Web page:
On Women's Word & Work ... 50 years later

We've been marking some significant 50 year publication anniversaries of late.  Last September, for example, was the 50th anniversary of the publication of Silent Spring by Rachel Carson. In Silent Spring, Carson reflected on the impact of pesticides on songbirds and asked deeper questions about the impact of humanity's technological power on our natural environment.  She pointed to the "disturbing magnitude" of our power to contaminate air, ground, and water, power which was growing at an alarming speed. Such pollution, she noted, was "for the most part irrecoverable," with chemicals forming part of a "chain of evil" in humanity's "war against nature."  Her powerful and prophetic words sparked the environmental movement.

Yesterday marked the anniversary of the publication of another watershed book, The Feminine Mystique by Betty Friedan.  Friedan also looked at the world around her, specifically the role of women in relation to a patriarchal society.  It is by no means an exaggeration to say that her words helped spark another movement, that of second wave feminism.  I actually had the opportunity to meet Betty Friedan several times, in her later years.  She was my father's across the hall neighbor in his assisted living center in Washington, D.C.  It was an honor and a privilege to meet this woman whose words had had such an impact on society and my own life, opportunities, and perspective as a woman.

You cannot underestimate the power of words and the impact that both Rachel Carson and Betty Friedan have had on how we relate to each other and all of creation.  A friend pointed out to me that even Pope Paul VI met with Betty Friedan, which got me curious.  I searched the New York Times archives, and sure enough, found this little item from the October 15, 1973 edition (when I was just learning to walk).

The Feminist and the Pontiff Have a Short Dialogue 
The women's movement and the Roman Catholic Church have not always shared common ground, but yesterday Pope Paul VI and Betty Friedan, the feminist, met for five minutes in an exchange of medallions, viewpoints, and restrained tributes. 
"The Catholic Church is coming to terms with the personhood of women," Mrs. Friedan said, though she suggested that the Church had a long way to go.  The Pope, she said, told her that the Church was continuing to examine the role of women but would not be making any "radical" changes. 
Mrs. Friedan added that the Pope had expressed his thanks "for the work you have done for women" and presented her with a bronze medal.  In turn, Mrs. Friedan gave the Pope a medallion of the women's liberation movement, featuring the biological symbol for female encircling an equal sign. 
"I got a chance to say all I wanted to say, and I was pleased," said the feminist author.  "But, well, as my protocol aide said, it was the meeting that was the message."

Indeed.  What a meeting that must have been! I wonder if the medallion is somewhere in the Papal archive. I think it is fair to say that the Catholic Church is still examining the role of women.  My experience as a woman in the Church and society is certainly different than that of my mother and grandmother.  In other ways, however, there is still a long way to go to embody the vision of equality that seems so evident to me when I read the Gospels.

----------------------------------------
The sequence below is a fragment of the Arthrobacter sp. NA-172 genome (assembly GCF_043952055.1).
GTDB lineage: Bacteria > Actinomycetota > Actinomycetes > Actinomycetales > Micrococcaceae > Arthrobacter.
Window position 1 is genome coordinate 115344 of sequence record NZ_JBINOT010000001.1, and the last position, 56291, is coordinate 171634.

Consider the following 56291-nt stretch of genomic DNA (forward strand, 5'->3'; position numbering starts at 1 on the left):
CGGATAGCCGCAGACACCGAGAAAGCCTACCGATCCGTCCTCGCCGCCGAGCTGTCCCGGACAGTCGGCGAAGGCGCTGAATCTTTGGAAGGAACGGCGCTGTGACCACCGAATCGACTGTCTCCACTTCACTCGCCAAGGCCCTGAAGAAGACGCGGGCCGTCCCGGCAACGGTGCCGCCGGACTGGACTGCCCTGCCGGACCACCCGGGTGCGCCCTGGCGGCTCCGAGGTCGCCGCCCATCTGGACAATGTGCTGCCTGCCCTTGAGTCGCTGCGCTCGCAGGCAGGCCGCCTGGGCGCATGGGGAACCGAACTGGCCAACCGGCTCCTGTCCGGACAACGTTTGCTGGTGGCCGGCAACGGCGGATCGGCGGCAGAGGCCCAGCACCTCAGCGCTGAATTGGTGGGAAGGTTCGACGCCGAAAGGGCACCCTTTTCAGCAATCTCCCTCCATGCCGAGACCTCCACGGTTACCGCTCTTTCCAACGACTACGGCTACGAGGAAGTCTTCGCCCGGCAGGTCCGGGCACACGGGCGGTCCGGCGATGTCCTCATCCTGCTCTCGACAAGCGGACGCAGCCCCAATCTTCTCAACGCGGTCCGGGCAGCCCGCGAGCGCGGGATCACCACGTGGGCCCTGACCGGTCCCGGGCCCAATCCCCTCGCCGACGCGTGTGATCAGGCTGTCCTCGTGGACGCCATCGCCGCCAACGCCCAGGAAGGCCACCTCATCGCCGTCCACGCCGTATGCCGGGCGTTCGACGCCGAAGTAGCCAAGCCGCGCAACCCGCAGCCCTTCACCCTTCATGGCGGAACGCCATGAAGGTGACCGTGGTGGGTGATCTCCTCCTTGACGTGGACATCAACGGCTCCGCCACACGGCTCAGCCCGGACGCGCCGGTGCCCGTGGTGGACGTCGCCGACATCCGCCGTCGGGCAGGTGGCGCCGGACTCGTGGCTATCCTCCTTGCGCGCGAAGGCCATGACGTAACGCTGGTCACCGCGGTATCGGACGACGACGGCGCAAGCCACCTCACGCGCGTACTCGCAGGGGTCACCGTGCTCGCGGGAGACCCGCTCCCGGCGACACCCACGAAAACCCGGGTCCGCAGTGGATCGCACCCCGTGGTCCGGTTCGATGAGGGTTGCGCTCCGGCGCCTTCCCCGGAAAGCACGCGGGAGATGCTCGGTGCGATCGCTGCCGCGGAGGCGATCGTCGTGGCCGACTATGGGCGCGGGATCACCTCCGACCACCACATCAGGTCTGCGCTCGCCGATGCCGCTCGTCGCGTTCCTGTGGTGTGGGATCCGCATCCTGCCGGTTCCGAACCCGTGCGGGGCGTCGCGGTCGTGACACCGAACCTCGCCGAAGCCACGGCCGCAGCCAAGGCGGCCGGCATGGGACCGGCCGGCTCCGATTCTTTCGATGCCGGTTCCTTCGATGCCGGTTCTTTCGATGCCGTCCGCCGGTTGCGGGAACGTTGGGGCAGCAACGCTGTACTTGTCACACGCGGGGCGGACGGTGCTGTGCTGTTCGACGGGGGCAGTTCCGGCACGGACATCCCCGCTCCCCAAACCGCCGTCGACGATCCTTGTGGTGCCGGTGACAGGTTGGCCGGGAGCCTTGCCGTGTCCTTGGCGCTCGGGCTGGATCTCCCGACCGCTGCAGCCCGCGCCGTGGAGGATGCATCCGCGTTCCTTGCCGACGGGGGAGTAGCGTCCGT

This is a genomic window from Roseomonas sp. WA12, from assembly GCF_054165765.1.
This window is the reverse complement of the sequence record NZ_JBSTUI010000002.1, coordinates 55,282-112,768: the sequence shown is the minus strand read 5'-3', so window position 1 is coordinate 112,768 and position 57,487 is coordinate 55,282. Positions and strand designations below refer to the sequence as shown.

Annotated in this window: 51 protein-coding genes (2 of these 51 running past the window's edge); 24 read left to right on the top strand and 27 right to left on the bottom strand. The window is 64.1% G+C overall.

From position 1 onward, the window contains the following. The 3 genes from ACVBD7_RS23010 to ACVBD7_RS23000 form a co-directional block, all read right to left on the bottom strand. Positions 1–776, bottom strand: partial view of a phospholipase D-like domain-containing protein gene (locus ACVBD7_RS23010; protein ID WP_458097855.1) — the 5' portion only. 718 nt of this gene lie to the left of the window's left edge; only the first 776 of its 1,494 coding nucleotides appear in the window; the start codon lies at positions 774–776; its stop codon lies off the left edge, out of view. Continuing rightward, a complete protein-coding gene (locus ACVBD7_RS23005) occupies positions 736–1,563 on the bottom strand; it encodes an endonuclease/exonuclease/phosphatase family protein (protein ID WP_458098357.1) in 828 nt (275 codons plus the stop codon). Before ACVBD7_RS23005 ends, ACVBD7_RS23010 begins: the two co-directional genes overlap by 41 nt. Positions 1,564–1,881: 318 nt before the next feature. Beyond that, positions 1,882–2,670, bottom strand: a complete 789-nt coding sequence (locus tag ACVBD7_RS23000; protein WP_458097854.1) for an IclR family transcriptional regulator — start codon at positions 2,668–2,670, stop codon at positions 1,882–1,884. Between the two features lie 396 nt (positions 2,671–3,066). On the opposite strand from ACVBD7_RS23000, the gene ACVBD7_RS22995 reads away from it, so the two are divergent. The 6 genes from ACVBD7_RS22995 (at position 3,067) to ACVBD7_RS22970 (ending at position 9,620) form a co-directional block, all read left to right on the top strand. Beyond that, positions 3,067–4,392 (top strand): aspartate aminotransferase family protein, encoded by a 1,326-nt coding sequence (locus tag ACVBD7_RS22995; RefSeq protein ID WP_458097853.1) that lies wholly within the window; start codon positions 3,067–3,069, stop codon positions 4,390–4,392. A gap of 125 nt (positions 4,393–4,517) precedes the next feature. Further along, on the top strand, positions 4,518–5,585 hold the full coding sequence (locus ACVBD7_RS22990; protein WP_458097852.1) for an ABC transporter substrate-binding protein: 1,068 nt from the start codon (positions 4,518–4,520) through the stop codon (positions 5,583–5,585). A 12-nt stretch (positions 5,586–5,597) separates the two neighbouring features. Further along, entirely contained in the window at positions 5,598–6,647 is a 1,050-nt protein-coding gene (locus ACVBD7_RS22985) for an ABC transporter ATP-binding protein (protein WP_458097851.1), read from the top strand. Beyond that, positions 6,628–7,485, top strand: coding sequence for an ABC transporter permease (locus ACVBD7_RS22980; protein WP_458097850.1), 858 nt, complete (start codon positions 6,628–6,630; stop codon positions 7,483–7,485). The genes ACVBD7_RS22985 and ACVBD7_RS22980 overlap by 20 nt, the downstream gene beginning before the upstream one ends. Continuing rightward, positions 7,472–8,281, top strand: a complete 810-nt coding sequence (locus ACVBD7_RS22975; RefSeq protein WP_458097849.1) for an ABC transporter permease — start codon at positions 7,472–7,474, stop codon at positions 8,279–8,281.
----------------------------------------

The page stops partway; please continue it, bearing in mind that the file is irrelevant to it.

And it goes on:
We have another 50 year publication anniversary coming up in Pacem in Terris, what many have called the last will and testament of another Pope, John XXIII.  I'd like to end this post with some of his words on the role and dignity of women as one of the things which "characterize the modern age."

...  the part that women are now playing in political life is everywhere evident. This is a development that is perhaps of swifter growth among Christian nations, but it is also happening extensively, if more slowly, among nations that are heirs to different traditions and imbued with a different culture. Women are gaining an increasing awareness of their natural dignity. Far from being content with a purely passive role or allowing themselves to be regarded as a kind of instrument, they are demanding both in domestic and in public life the rights and duties which belong to them as human persons.

And so I pray ... in gratitude for the word, work, and lives of women.  I pray in hope that men and women, made in God's image, may work together to build a world where every person may live a fulfilling life which respects the dignity which belongs to them as children of God.  I pray that we may unlearn patterns of domination, be it against other peoples or God's creation, and instead teach each other to reverence the gift of life in all its manifestations.  Jesus, born of a woman, friend of woman, defender of woman, I pray this in your name.  Amen.

1 comment:

Garpu said...

SAdly, I can't think of many in the hierarchy who would meet with her today. On the one hand, I know things are better for us. On the other...it feels like things are sliding back into the abyss of home, children, and the 1950's. Kind of a depressing time to be Catholic, in a way.